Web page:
There are also specific industry-level carveouts. For example, only hospitals with more than 100 beds or rural facilities that are considered critical access must follow the guidelines. In the water and wastewater industry, this means a community water system or publicly owned treatment works, as defined in 42 U.S.C. § 300f(15) or 40 C.F.R. § 403.3(q) respectively, for a population greater than 3,300 people. Different sectors have different criteria like that.

What Type of Incidents Need to be Reported? 

The bulk of the CISA proposed rule defines what types of incidents do and do not need to be reported to the agency. They determine this based on several criteria that move a cyber incident into what’s considered a Substantial Cyber Incident. 

To qualify as a Substantial Cyber Incident, an attack has to occur against a covered entity and meet four specific criteria: 

  • Substantial Loss of Confidentiality, Integrity, or Availability. A cyber incident needs to first result in what CISA calls a “substantial” loss of confidentiality, integrity, or availability of a covered entity’s information system or network. “Information system” could mean IT or OT in this definition, and “substantial” relates to the type, volume, impact, and duration of the loss. A ransomware attack would automatically qualify, as would a denial of service attack that results in loss of access for an extended period of time. 
  • Serious Impact on Safety and Resiliency of Operational Systems and Processes. Whether an impact is serious and related to safety and resiliency could depend on the safety or security hazards associated with the system or process, and the scale and duration of the impact. An attack on a chemical company that increases the chance of harmful chemicals being released is one example. 
  • Disruption of Ability To Engage in Business or Industrial Operations. The third criteria ties into disrupting operations, including delivering goods and services as well as the normal function of a business. This means, for example, a ransomware attack or exploitation of a zero-day vulnerability, against (I) an information system or network; or (II) an operational technology system or process; or unauthorized access or disruption of business or industrial operations due to loss of service facilitated through, or caused by, a compromise of a CSP, managed service provider, or other third-party data hosting provider or by a supply chain compromise.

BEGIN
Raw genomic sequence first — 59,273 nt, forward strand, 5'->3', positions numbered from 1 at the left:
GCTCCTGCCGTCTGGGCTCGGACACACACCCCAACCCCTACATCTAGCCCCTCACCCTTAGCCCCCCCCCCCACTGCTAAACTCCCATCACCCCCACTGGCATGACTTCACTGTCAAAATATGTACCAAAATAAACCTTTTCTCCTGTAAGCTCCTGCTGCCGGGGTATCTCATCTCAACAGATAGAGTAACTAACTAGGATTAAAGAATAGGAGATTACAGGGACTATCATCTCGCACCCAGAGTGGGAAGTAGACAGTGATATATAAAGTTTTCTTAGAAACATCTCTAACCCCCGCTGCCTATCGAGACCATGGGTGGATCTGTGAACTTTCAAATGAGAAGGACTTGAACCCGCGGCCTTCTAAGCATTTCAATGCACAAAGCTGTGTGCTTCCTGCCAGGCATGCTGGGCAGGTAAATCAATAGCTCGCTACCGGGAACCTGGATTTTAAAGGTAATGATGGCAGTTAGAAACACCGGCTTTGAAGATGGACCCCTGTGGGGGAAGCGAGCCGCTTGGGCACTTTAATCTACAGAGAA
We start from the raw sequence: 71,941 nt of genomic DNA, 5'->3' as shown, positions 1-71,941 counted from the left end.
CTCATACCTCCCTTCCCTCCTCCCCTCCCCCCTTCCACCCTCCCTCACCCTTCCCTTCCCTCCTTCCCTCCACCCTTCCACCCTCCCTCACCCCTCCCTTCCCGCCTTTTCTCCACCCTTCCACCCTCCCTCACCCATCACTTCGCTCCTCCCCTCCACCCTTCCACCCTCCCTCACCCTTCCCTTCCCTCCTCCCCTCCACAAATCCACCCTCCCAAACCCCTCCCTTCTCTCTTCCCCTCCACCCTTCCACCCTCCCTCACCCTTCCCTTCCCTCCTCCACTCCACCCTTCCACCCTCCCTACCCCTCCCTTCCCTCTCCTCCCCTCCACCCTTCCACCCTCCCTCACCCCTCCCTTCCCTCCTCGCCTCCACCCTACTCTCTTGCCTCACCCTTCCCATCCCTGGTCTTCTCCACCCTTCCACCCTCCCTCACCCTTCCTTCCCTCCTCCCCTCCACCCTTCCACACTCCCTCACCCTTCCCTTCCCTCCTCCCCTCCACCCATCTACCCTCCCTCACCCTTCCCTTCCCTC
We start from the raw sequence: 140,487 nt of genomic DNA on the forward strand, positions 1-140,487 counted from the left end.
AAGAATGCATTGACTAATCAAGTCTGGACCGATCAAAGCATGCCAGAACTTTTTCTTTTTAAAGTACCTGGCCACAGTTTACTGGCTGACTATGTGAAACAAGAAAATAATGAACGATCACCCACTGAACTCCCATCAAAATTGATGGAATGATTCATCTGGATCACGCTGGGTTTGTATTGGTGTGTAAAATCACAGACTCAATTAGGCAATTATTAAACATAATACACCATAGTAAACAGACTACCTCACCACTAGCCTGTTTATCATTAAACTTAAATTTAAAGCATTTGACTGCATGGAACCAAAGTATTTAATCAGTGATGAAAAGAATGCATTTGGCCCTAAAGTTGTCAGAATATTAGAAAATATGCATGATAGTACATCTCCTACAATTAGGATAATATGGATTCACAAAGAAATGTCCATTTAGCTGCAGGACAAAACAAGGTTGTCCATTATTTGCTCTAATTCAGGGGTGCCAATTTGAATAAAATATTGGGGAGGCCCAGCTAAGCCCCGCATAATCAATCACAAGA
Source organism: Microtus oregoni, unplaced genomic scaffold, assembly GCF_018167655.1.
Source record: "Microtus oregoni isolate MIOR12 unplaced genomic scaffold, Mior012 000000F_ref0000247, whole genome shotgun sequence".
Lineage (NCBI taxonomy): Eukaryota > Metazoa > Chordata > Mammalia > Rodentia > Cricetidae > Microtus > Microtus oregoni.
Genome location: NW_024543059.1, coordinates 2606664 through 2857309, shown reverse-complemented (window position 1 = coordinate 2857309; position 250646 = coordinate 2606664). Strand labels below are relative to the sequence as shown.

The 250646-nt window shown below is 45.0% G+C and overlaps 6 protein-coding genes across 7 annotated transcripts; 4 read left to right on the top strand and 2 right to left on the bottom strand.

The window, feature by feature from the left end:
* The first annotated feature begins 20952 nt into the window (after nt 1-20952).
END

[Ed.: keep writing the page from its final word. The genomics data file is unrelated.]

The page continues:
• Unauthorized Access Facilitated Through or Caused by a: (1) Compromise of a CSP, Managed Service Provider, or Other Third-Party Data Hosting Provider, or (2) Supply Chain Compromise. This final criteria focuses on third-party or supply chain compromise, requiring incident reporting if someone gains unauthorized access because of a vendor or supplier relationship.

If any incident meets the first three criteria but doesn’t meet the last one, then it needs to be reported to CISA as part of the incident response rule. 

The Impact of CISA’s Incident Reporting Rule

CISA’s new proposed rule could cause reverberations throughout critical infrastructure industries and beyond. Needing to report an incident within 72 hours and a ransomware payment in 24 hours (unless the payment is part of an incident) could frustrate smaller organizations without extensive cybersecurity resources in place. 

Covered entities in the rule would need to potentially submit reports via a web form to notify the agency, but only if they do not already report cyber incidents to another federal agency. If that’s the case, then so long as the other agency can share reporting with CISA and there is substantially similar information in both reports. 

Ultimately, these new rules could serve to uplevel incident response and reporting across sectors. If CISA provides guidance to companies with minimal resources, it could also improve the defensive posture of critical industries at the exact time when they’re most in the crosshairs of attackers.